NY town sued for banning 'frack' talk at meetings

Published on NewsOK Modified: February 12, 2013 at 12:04 pm •  Published: February 12, 2013
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ALBANY, N.Y. (AP) — Two environmental groups filed a federal lawsuit on Tuesday against an upstate New York town, claiming it violated residents' right to free speech by banning discussion of natural gas drilling at town board meetings.

The town board in Sanford, about 100 miles southwest of Albany in Broome County, passed a resolution in September saying there already had been hours of public comment for and against gas drilling and that no further discussion would be allowed during board meetings, although residents could still submit comments in writing.

"If people are silenced by their own elected representatives, how can they trust them to act in their best interests?" said Natural Resources Defense Council attorney Kate Sinding as her group announced the U.S. District Court lawsuit. NRDC and Catskill Citizens for Safe Energy filed the lawsuit on behalf of town residents who are members of their groups.

Robert Freeman, director of the state's Committee on Open Government, said a public body isn't required to allow the public to speak at meetings. If the town board chooses to permit public participation, it can adopt "reasonable rules" to ensure fairness.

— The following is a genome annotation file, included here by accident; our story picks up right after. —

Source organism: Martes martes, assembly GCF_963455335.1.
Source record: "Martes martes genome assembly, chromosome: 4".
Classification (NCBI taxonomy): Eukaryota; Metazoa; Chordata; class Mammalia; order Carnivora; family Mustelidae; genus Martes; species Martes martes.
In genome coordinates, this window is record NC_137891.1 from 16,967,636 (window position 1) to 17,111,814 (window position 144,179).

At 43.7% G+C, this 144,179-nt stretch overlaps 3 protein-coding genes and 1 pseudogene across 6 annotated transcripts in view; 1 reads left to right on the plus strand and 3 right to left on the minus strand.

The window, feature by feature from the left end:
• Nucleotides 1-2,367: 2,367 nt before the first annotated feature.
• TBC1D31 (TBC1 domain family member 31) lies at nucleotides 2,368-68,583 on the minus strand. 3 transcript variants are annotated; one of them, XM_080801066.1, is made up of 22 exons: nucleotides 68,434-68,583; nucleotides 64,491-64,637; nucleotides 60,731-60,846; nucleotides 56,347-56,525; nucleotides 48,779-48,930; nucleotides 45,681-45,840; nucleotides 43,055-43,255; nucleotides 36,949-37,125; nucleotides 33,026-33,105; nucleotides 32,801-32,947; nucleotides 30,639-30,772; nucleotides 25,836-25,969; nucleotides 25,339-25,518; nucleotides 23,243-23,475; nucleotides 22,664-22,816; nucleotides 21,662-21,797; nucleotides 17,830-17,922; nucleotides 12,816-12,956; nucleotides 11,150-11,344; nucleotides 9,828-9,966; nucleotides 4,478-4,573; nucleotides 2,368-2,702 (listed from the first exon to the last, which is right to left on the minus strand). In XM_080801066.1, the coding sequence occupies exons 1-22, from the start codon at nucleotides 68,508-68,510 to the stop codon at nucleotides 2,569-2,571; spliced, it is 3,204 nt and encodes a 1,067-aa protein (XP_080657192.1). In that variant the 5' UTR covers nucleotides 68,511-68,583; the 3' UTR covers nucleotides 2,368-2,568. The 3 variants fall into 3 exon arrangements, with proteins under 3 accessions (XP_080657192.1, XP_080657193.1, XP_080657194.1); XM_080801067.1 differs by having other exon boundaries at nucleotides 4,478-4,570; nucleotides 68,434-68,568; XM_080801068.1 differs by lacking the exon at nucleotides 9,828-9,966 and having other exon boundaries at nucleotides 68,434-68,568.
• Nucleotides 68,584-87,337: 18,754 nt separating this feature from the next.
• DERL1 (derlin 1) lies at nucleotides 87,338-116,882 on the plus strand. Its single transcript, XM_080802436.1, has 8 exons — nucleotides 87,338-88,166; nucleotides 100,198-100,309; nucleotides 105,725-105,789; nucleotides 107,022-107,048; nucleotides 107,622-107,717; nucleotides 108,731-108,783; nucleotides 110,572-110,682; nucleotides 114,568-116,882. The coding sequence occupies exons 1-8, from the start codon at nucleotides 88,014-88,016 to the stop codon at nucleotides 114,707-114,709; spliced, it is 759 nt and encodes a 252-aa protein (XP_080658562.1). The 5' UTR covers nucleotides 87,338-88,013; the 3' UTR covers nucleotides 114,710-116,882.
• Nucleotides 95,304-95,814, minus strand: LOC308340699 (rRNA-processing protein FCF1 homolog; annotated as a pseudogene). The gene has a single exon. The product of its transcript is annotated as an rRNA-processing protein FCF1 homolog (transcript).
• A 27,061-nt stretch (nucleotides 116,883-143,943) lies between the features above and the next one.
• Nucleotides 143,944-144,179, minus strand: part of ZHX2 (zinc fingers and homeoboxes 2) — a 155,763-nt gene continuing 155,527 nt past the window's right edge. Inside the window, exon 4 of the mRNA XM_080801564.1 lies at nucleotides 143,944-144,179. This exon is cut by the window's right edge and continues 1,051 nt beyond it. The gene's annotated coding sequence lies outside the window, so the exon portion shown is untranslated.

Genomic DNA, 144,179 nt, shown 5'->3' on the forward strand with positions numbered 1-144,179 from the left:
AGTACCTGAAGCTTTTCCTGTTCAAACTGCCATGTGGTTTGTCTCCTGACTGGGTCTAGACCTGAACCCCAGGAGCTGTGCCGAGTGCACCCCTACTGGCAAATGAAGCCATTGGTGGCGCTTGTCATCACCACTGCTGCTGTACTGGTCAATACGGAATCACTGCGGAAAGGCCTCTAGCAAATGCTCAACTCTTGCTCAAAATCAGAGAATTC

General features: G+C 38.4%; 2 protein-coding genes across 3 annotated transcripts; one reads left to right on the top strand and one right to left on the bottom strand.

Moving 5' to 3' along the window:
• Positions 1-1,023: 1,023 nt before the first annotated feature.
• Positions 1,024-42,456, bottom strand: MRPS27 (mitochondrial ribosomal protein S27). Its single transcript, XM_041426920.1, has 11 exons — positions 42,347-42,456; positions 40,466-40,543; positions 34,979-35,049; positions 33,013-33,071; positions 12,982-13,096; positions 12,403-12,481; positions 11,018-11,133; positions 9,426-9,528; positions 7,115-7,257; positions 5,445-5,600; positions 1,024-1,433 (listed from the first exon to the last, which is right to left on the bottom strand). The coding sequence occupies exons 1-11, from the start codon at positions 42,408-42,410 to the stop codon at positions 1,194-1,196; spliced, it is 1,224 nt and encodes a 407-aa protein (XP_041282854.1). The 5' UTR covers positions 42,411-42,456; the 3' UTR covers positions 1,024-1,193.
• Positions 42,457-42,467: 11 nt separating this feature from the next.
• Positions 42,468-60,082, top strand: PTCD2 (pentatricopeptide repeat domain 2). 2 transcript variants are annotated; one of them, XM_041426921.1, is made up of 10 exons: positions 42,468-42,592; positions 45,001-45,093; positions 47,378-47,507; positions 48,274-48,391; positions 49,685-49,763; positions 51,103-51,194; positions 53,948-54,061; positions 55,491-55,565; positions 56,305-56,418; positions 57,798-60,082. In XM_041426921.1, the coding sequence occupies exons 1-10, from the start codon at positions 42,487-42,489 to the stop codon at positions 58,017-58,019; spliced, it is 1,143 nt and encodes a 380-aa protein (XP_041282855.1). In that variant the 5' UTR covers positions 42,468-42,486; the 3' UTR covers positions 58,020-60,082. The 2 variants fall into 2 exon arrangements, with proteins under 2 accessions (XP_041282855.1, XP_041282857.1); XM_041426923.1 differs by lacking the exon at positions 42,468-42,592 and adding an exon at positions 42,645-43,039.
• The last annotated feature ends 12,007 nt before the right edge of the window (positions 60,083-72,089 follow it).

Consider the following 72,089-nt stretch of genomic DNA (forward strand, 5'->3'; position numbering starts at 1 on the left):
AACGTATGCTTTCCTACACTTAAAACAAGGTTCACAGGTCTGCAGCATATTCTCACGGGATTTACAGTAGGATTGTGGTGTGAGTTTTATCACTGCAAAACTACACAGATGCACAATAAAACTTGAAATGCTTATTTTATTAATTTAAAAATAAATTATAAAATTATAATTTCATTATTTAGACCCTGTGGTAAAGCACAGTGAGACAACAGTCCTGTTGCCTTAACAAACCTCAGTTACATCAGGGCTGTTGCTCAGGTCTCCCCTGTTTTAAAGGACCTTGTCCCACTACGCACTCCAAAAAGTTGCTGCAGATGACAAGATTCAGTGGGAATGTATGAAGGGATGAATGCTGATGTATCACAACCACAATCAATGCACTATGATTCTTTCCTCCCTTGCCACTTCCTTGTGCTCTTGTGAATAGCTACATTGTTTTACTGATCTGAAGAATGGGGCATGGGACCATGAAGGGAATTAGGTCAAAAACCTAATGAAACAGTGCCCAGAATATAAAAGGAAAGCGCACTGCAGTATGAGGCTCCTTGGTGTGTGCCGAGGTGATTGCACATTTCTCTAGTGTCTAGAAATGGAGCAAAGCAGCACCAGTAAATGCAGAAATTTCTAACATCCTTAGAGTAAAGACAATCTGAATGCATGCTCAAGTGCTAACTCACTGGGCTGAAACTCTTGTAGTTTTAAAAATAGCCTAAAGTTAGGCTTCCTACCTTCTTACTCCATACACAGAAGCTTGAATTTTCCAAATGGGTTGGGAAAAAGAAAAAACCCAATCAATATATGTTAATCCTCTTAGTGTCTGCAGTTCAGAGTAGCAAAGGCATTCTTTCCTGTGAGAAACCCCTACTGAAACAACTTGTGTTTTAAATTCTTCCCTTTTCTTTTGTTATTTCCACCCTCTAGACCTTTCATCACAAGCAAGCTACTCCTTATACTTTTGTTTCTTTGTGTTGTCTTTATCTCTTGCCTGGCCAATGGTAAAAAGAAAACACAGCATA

"The fact is that the Open Meetings Law gives the public the right to be there, but says nothing about the right to speak," Freeman said.

Sinding disagreed, saying boards can adopt rules such as time limits or equal time provisions. "It does not mean completely banning speech on a particular topic, especially one of the most important and timely topics in the state," she said.

Herbert Kline, a Binghamton attorney who represents Sanford, said he couldn't comment specifically on the lawsuit because he hadn't seen it. He said the resolution to stop discussion came after board meetings became forums for gas-drilling debate.

"People who were against fracking had, in the minds of the town board, monopolized discussion in the public participation portion of prior meetings to the extent that very little other business could be accomplished," Kline said.

Natural gas development using high-volume hydraulic fracturing, or fracking, is a major political issue in the state, with Gov. Andrew Cuomo expected to decide soon whether to lift a 4 1/2-year-old moratorium on it. Residents for and against development have packed town board meetings for months, with opponents succeeding in persuading boards in dozens of towns to enact bans or moratoriums.

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